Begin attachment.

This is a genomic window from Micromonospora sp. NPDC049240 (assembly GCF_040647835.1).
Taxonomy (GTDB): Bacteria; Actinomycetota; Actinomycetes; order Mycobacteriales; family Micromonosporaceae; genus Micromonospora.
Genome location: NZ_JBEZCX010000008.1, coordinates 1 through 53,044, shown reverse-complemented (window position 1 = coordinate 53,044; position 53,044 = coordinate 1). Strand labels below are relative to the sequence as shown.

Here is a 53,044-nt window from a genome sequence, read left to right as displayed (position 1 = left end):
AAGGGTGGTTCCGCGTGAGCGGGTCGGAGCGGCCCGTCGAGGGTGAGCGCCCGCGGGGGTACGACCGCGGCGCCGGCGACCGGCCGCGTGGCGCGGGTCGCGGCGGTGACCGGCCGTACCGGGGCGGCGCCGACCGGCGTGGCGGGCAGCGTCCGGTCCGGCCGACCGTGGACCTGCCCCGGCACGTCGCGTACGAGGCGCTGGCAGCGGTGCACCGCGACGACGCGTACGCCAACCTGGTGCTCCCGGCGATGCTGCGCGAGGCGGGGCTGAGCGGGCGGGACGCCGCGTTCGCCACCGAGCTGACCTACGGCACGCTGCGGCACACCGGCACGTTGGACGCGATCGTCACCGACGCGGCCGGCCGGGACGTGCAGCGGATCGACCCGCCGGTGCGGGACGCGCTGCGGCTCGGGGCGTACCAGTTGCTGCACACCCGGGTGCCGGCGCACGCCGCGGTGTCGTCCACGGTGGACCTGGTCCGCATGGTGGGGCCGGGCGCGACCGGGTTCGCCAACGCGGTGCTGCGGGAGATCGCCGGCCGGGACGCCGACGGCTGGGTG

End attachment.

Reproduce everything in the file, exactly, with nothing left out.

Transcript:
This is a genomic window from Micromonospora sp. NPDC049240 (assembly GCF_040647835.1).
Taxonomy (GTDB): Bacteria; Actinomycetota; Actinomycetes; order Mycobacteriales; family Micromonosporaceae; genus Micromonospora.
Genome location: NZ_JBEZCX010000008.1, coordinates 1 through 53,044, shown reverse-complemented (window position 1 = coordinate 53,044; position 53,044 = coordinate 1). Strand labels below are relative to the sequence as shown.

Here is a 53,044-nt window from a genome sequence, read left to right as displayed (position 1 = left end):
AAGGGTGGTTCCGCGTGAGCGGGTCGGAGCGGCCCGTCGAGGGTGAGCGCCCGCGGGGGTACGACCGCGGCGCCGGCGACCGGCCGCGTGGCGCGGGTCGCGGCGGTGACCGGCCGTACCGGGGCGGCGCCGACCGGCGTGGCGGGCAGCGTCCGGTCCGGCCGACCGTGGACCTGCCCCGGCACGTCGCGTACGAGGCGCTGGCAGCGGTGCACCGCGACGACGCGTACGCCAACCTGGTGCTCCCGGCGATGCTGCGCGAGGCGGGGCTGAGCGGGCGGGACGCCGCGTTCGCCACCGAGCTGACCTACGGCACGCTGCGGCACACCGGCACGTTGGACGCGATCGTCACCGACGCGGCCGGCCGGGACGTGCAGCGGATCGACCCGCCGGTGCGGGACGCGCTGCGGCTCGGGGCGTACCAGTTGCTGCACACCCGGGTGCCGGCGCACGCCGCGGTGTCGTCCACGGTGGACCTGGTCCGCATGGTGGGGCCGGGCGCGACCGGGTTCGCCAACGCGGTGCTGCGGGAGATCGCCGGCCGGGACGCCGACGGCTGGGTG